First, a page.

In a third case, a virus exclusion was once again upheld on a motion to dismiss in the United States District Court for the District of New Jersey in the matter of Blvd. Carroll Entm't Grp., Inc. v. Fireman's Fund Ins. Co., 2020 U.S. Dist. LEXIS 234659. While the court expressed sympathy for those business owners who have suffered during the pandemic, the court held in a short letter opinion that the plaintiff's losses were "tied inextricably” to the virus and were not covered.

The plaintiffs are offering in advancing in a novel theory of insurance coverage in this matter that warrants a denial of the Motion to Dismiss at this early stage of the litigation. As such, this Court must afford the plaintiffs an opportunity to engage in issue-oriented discovery with FMI in order to fully establish the record with respect to direct covered losses and to amend the Complaint accordingly if required. To that end, the Motion to Dismiss is denied.

The holding in Optical Servs. USA/JCI v. Franklin Mut. Ins. Co. is very notable in that the trial court expressed a willingness to at least allow the parties to conduct discovery before making a determination that there was no direct physical loss. While this holding is not binding precedent, it signals that the issue of whether direct physical loss occurred is likely to be fact-specific to each claim.

Finally, and most recently, the United States District Court for the District of New Jersey once again granted an insurer’s motion to dismiss based on a virus exclusion in the matter of 7th Inning Stretch LLC, et al. v. Arch Insurance Co. The holding of the court was very similar to the recent prior orders and opinions in the District of New Jersey. However, 7th Inning Stretch LLC may have gone one step further in stating the following:

Here, Plaintiffs have not alleged any facts that support a showing that their properties were physically damaged. Instead, Plaintiffs plead that the Stay-At-Home Orders and resultant actions by the government and others forced the cessation of the minor league baseball season and caused Plaintiffs to lose income and incur expenses. This is not enough.

In reaching this conclusion, the court cited to Mac Property Grp. LLC v. Selective Fire & Cas. Ins.Co., discussed above. The 7th Inning Stretch LLC court then briefly discussed the virus exclusion with analysis similar to the above-cited cases. While the court in Mac Property Grp. LLC seemed to suggest that the failure to plead direct physical loss could be corrected, the court in 7th Inning Stretch LLC seemed to suggest that failing to plead direct physical loss could serve as the basis for a motion to dismiss even without a virus exclusion.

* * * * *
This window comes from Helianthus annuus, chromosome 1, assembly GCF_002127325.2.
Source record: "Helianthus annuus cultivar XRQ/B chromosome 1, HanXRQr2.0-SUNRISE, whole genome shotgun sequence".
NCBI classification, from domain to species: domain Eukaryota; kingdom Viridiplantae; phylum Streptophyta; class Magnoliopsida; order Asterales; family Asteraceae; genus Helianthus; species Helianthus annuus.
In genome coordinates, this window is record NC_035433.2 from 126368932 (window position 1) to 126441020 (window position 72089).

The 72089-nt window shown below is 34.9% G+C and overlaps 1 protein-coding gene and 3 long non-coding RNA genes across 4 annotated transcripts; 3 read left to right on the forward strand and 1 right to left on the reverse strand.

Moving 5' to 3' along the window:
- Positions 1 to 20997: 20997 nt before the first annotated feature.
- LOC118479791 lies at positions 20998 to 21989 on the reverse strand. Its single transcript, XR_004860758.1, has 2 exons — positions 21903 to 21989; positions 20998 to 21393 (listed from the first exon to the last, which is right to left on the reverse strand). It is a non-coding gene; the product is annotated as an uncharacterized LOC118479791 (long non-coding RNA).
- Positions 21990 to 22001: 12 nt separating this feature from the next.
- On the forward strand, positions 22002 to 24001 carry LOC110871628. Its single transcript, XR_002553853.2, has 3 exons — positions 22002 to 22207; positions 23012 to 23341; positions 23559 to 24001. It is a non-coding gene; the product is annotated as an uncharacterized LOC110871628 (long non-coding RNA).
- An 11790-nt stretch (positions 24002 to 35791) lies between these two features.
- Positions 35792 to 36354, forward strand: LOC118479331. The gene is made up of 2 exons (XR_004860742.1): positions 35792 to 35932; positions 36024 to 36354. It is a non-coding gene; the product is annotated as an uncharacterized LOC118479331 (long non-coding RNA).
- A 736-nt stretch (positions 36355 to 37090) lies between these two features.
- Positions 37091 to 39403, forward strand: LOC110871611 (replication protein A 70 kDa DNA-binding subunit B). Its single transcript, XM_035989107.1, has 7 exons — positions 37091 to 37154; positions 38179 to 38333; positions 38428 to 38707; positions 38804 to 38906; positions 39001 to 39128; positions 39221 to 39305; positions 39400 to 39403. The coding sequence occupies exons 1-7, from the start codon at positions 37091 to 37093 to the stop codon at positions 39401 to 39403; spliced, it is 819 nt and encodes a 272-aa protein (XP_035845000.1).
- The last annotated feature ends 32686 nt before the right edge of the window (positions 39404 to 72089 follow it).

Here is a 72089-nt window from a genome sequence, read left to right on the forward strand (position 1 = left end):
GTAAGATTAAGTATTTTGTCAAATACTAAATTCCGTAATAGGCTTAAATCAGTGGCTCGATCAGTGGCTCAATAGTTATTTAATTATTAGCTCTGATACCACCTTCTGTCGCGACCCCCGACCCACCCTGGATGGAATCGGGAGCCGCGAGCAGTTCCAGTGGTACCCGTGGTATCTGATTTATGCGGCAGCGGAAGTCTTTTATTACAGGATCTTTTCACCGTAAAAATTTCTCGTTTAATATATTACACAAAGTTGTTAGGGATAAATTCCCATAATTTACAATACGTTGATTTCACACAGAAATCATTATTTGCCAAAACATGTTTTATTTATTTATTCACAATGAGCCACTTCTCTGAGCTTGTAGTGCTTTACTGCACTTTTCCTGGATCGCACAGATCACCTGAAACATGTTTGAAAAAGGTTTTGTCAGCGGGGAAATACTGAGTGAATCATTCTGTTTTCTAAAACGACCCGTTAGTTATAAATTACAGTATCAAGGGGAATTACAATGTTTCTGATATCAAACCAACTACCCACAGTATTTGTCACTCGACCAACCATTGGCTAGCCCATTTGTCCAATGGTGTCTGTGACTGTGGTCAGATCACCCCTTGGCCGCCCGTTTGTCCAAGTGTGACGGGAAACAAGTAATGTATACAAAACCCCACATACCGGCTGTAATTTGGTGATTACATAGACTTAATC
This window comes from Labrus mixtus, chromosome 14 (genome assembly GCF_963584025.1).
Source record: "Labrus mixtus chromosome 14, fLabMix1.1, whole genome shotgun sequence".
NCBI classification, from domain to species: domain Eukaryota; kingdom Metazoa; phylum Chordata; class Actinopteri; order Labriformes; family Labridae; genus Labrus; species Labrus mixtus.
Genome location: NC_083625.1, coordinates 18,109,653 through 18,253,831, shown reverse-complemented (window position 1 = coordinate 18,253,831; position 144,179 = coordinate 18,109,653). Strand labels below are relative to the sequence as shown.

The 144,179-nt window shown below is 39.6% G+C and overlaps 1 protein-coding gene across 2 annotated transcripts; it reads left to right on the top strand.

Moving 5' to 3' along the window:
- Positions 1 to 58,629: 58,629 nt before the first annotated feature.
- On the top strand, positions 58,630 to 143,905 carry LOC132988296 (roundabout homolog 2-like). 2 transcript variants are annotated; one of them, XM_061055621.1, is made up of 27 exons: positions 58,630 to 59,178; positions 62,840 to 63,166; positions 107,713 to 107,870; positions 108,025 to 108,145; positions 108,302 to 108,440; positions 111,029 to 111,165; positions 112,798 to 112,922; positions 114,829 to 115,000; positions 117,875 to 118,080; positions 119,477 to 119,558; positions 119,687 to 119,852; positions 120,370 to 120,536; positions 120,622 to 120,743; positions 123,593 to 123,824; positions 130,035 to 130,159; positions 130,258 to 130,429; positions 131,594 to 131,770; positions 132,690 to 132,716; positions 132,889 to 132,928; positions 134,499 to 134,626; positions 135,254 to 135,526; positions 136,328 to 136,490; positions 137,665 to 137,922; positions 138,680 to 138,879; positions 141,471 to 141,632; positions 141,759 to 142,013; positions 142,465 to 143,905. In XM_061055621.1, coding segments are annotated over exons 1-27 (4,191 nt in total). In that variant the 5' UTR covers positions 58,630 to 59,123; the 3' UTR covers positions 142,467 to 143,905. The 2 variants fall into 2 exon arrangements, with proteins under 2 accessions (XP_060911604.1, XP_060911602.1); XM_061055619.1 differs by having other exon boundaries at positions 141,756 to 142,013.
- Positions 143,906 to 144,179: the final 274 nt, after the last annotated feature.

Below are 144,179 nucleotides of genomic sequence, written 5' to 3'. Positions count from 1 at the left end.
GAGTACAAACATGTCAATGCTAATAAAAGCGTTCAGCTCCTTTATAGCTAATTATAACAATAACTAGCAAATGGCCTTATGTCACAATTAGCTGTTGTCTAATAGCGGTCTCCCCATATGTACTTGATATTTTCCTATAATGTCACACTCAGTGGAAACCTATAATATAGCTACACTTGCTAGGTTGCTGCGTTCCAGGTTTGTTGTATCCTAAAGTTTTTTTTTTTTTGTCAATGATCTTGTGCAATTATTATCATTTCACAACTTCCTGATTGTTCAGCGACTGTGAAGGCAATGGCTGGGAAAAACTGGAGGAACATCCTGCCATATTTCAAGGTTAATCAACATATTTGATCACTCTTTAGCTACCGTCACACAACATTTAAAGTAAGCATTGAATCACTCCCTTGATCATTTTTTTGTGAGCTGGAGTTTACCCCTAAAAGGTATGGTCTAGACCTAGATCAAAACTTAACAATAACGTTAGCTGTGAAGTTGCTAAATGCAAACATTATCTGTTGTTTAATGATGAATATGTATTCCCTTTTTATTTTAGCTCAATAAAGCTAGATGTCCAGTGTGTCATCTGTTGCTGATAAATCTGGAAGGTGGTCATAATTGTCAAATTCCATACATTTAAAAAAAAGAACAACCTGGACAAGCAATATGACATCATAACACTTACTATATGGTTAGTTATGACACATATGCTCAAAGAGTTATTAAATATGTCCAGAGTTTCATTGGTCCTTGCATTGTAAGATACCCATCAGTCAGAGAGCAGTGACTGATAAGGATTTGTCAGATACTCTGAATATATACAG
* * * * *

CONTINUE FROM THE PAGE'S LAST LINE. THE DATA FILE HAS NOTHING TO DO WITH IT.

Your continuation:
7th Inning Stretch LLC included one other issue that is somewhat unique to New Jersey, and that is regulatory estoppel. Regulatory estoppel relies on representations made by insurers when having policy terms and exclusions approved by regulators to limit or shape the scope of coverage. The court noted that New Jersey is one of only three states that recognize the defense, but the court declined to rule on the issue due to contractual choice of law provisions at issue in the claim. Accordingly, the New Jersey State and Federal Courts have not substantively addressed the defense of regulatory estoppel.

As recently as February 10, 2021, the United States District Court for District of New Jersey once again upheld a virus exclusion regarding a business interruption claim. The unpublished opinion in Causeway Auto., LLC v. Zurich Am. Ins. Co., 2021 U.S. Dist. LEXIS 25325 provides similar analysis to the cases above, but also addressed arguments from the policyholder based on reasonable expectations and public policy. The matter before the court in Causeway Auto., LLC was a motion to dismiss, and the court determined that the complaint did not allege facts to support the policyholder’s claim that it expected the losses related to COVID-19 to be covered. Similarly, the policyholder failed to plead facts sufficient to support the claim that a virus exclusion is contrary to public policy.

While there are likely a number of similar cases making their way through the New Jersey court system, these early orders and opinions suggest that when a policy contains a specific virus exclusion, the insurer will have a strong likelihood of success when filing a motion to dismiss in lieu of an answer. If the only policy defense available is the lack of a direct physical loss, plaintiffs are likely going to be given some leeway to plead that a direct physical loss did occur.  However, it is not enough simply to plead that ceasing operations due to a government order was a direct physical loss.